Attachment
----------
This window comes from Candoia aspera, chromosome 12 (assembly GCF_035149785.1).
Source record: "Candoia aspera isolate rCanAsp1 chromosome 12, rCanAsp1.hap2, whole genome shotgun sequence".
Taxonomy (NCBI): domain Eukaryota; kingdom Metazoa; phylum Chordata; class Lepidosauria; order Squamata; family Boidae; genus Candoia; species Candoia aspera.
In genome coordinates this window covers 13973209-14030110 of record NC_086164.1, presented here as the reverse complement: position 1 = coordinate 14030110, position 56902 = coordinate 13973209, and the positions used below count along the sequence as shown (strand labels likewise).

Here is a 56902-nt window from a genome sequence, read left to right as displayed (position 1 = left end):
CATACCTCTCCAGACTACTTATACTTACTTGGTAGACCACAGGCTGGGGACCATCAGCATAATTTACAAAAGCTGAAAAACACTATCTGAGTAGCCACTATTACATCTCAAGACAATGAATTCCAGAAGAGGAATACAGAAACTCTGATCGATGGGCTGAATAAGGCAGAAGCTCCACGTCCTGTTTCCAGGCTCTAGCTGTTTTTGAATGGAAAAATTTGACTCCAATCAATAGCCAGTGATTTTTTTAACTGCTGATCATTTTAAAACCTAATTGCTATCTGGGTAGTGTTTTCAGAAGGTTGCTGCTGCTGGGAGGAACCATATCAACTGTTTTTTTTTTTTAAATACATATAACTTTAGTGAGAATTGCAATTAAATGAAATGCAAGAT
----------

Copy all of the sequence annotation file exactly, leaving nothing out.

This window comes from Candoia aspera, chromosome 12 (assembly GCF_035149785.1).
Source record: "Candoia aspera isolate rCanAsp1 chromosome 12, rCanAsp1.hap2, whole genome shotgun sequence".
Taxonomy (NCBI): domain Eukaryota; kingdom Metazoa; phylum Chordata; class Lepidosauria; order Squamata; family Boidae; genus Candoia; species Candoia aspera.
In genome coordinates this window covers 13973209-14030110 of record NC_086164.1, presented here as the reverse complement: position 1 = coordinate 14030110, position 56902 = coordinate 13973209, and the positions used below count along the sequence as shown (strand labels likewise).

Here is a 56902-nt window from a genome sequence, read left to right as displayed (position 1 = left end):
CATACCTCTCCAGACTACTTATACTTACTTGGTAGACCACAGGCTGGGGACCATCAGCATAATTTACAAAAGCTGAAAAACACTATCTGAGTAGCCACTATTACATCTCAAGACAATGAATTCCAGAAGAGGAATACAGAAACTCTGATCGATGGGCTGAATAAGGCAGAAGCTCCACGTCCTGTTTCCAGGCTCTAGCTGTTTTTGAATGGAAAAATTTGACTCCAATCAATAGCCAGTGATTTTTTTAACTGCTGATCATTTTAAAACCTAATTGCTATCTGGGTAGTGTTTTCAGAAGGTTGCTGCTGCTGGGAGGAACCATATCAACTGTTTTTTTTTTTTAAATACATATAACTTTAGTGAGAATTGCAATTAAATGAAATGCAAGAT